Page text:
In slowly gentrifying Detroit, you might see a fox, or even a coyote, but where have all the stray dogs gone? Read More
Driving Toward the Breach
The Grand Army of the Republic
The Little Aquarium That Could
80,000 Squirrels on My Block Alone
Thriving and Striving
A blog about the odd pleasures of the bookish life, with new posts each Friday by Michael Dirda, the Pulitzer Prize-winning critic with the Washington Post and the author of several books, including An Open Book and On Conan Doyle.
A Positively, Final Appearance
And an exhortation to read, read, read Read More
A Dreamer’s Tale
Let Us Now Praise Dover Books
Books for the Holidays
A blog about the wonders and challenges of living in Homer, Alaska, by Miranda Weiss, the author of Tide, Feather, Snow: A Life in Alaska.
And saying goodbye Read More
Heading to Nanwalek
Playing at Survival
Closing Up and Putting Away
A blog about the art of teaching, with new posts each Tuesday by Paula Marantz Cohen, a distinguished professor of English at Drexel University and the author of the novels Jane Austen in Scarsdale or Love, Death and the SATs and What Alice Knew: A Most Curious Tale of Henry James and Jack the Ripper.
A blog about the New York literary life by Phillip Lopate, celebrated essayist, director of Columbia University’s nonfiction program, editor of The Art of the Personal Essay, and author of Against Joie de Vivre, Portrait of My Body, and To Show and to Tell, among other books.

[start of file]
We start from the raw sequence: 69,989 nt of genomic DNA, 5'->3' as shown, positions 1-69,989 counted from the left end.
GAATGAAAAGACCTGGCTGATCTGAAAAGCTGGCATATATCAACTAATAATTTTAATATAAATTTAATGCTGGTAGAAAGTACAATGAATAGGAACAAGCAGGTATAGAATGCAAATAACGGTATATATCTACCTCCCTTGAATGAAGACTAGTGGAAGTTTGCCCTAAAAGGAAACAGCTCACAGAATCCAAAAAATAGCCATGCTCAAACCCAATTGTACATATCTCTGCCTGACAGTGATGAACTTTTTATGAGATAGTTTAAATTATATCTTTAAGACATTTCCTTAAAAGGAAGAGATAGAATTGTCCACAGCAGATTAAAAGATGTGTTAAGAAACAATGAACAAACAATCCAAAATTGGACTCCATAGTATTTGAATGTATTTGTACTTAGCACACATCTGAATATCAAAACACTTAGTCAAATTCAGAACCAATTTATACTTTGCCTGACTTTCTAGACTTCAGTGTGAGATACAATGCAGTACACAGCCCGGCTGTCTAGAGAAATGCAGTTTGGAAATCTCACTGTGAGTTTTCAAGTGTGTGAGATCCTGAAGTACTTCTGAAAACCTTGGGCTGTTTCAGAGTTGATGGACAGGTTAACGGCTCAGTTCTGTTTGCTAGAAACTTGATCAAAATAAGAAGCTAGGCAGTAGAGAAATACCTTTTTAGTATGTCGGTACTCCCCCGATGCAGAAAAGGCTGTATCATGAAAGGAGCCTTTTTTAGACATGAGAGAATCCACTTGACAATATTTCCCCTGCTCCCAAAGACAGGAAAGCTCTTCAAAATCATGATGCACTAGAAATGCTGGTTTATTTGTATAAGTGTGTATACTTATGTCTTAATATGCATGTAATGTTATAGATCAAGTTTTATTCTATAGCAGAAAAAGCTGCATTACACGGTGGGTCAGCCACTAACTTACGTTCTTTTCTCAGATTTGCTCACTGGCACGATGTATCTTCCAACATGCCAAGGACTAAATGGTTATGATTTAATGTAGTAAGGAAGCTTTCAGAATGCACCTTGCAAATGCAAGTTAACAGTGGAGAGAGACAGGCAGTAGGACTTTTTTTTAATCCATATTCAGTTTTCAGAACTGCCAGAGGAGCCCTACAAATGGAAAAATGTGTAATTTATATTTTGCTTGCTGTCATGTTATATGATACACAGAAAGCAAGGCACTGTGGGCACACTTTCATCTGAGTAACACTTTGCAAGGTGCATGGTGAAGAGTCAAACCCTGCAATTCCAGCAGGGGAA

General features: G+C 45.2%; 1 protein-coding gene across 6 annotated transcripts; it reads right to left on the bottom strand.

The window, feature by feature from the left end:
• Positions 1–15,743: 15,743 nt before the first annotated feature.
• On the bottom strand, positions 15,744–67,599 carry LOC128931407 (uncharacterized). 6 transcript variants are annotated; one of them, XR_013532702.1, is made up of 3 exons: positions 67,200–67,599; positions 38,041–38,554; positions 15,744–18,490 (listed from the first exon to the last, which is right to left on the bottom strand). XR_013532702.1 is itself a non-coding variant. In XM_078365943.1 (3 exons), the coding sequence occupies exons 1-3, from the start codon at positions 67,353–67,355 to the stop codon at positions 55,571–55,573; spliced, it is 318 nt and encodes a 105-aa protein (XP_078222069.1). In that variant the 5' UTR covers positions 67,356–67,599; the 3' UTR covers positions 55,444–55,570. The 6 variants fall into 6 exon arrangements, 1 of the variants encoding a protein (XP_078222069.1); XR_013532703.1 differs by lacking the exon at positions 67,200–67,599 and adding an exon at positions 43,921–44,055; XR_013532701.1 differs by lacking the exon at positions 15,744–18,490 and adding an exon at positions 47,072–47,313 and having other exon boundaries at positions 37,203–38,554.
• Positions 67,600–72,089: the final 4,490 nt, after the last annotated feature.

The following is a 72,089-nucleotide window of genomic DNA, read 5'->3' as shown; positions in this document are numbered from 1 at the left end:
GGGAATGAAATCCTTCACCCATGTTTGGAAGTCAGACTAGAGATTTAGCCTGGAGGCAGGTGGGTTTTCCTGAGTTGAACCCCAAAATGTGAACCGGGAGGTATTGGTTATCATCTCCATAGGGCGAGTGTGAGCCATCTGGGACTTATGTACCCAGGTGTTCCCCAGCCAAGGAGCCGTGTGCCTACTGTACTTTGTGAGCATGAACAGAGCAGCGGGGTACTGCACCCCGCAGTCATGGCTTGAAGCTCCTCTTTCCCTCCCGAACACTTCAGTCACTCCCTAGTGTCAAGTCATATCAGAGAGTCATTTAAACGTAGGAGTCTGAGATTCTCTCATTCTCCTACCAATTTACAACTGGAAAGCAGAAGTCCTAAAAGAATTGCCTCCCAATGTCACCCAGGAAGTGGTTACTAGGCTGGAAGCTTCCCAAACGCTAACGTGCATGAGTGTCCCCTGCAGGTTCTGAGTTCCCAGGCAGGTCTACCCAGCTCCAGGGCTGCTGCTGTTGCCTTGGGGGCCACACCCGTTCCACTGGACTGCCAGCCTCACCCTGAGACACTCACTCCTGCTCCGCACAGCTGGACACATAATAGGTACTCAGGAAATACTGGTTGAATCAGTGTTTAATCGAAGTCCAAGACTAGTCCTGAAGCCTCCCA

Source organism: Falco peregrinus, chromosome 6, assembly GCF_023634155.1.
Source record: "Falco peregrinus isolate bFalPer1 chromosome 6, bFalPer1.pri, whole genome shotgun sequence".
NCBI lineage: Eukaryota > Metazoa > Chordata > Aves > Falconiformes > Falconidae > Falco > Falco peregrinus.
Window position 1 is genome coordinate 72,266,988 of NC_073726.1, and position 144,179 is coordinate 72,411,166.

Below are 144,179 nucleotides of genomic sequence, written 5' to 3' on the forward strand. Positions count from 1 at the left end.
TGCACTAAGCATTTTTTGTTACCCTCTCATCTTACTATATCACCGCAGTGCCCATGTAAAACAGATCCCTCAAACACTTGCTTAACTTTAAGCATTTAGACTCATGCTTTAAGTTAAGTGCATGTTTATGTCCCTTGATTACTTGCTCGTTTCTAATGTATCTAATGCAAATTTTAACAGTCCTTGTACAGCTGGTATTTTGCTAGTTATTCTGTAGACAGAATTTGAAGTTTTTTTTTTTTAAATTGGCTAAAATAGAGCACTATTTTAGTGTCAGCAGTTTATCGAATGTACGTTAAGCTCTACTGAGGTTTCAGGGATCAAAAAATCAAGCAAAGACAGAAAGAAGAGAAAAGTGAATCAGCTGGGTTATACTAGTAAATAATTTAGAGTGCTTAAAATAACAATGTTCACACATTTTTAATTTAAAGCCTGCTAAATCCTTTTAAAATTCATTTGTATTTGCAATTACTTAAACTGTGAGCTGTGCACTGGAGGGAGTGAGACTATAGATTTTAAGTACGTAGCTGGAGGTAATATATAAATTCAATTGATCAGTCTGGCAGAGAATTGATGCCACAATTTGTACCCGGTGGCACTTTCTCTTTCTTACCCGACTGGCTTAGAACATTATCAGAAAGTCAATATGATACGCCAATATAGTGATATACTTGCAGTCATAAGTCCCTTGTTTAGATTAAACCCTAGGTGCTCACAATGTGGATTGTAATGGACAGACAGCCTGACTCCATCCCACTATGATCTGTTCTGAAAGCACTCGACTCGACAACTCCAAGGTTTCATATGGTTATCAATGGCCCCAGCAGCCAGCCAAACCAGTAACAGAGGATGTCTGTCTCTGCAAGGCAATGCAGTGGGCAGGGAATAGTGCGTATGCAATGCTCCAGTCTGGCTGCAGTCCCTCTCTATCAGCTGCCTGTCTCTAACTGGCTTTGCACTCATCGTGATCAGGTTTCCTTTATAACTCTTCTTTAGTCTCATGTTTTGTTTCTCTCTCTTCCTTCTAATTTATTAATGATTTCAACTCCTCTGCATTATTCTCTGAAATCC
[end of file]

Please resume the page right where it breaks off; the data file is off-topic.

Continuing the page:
Obsession and regression Read More
Memories of Jazz Nights
On the Death of Friendship
On Keeping a Blog
A Visit to Harvard
Remembering Cynthia Macdonald
A blog about classical music from Sudip Bose, the Scholar’s managing editor.
The Story of an Exile
Arnold Schoenberg and his Piano Concerto Read More
The Composer as Dissident
Beethoven and James Bond
Food of Love
A Composer in an Antique Land
This Is What Terror Sounds Like
A blog about expatriate life in Paris. Thomas Chatterton Williams is the author of a memoir, Losing My Cool. He is at work on a book about how we define race in America, told through his own experience of growing up with a white mother and black father, and of raising a blond-haired, blue-eyed daughter in France.
The best way to escape our current political predicament is to keep talking Read More
You Must Be Joking
On the Turning Away
License to Chill
Too Much of a Good Thing
A blog about the city of New Orleans as the 10-year anniversary of Hurricane Katrina approaches. New Orleans resident Wayne Curtis is the author of The Last Great Walk and And a Bottle of Rum.
A blog about American culture, with new posts each Monday by William Deresiewicz. Excellent Sheep: Thinking for Yourself, Inventing Your Life, and Other Things the Ivy League Won’t Teach You will be out next year.
The Last Post
All Points ends its run Read More
Though He Doth Tarry
The One Thing Needful
Take it Easy
Each Monday, a different guest columnist recalls the wisdom of a favorite teacher or mentor who helped them better understand themselves, their work, or their place in the universe.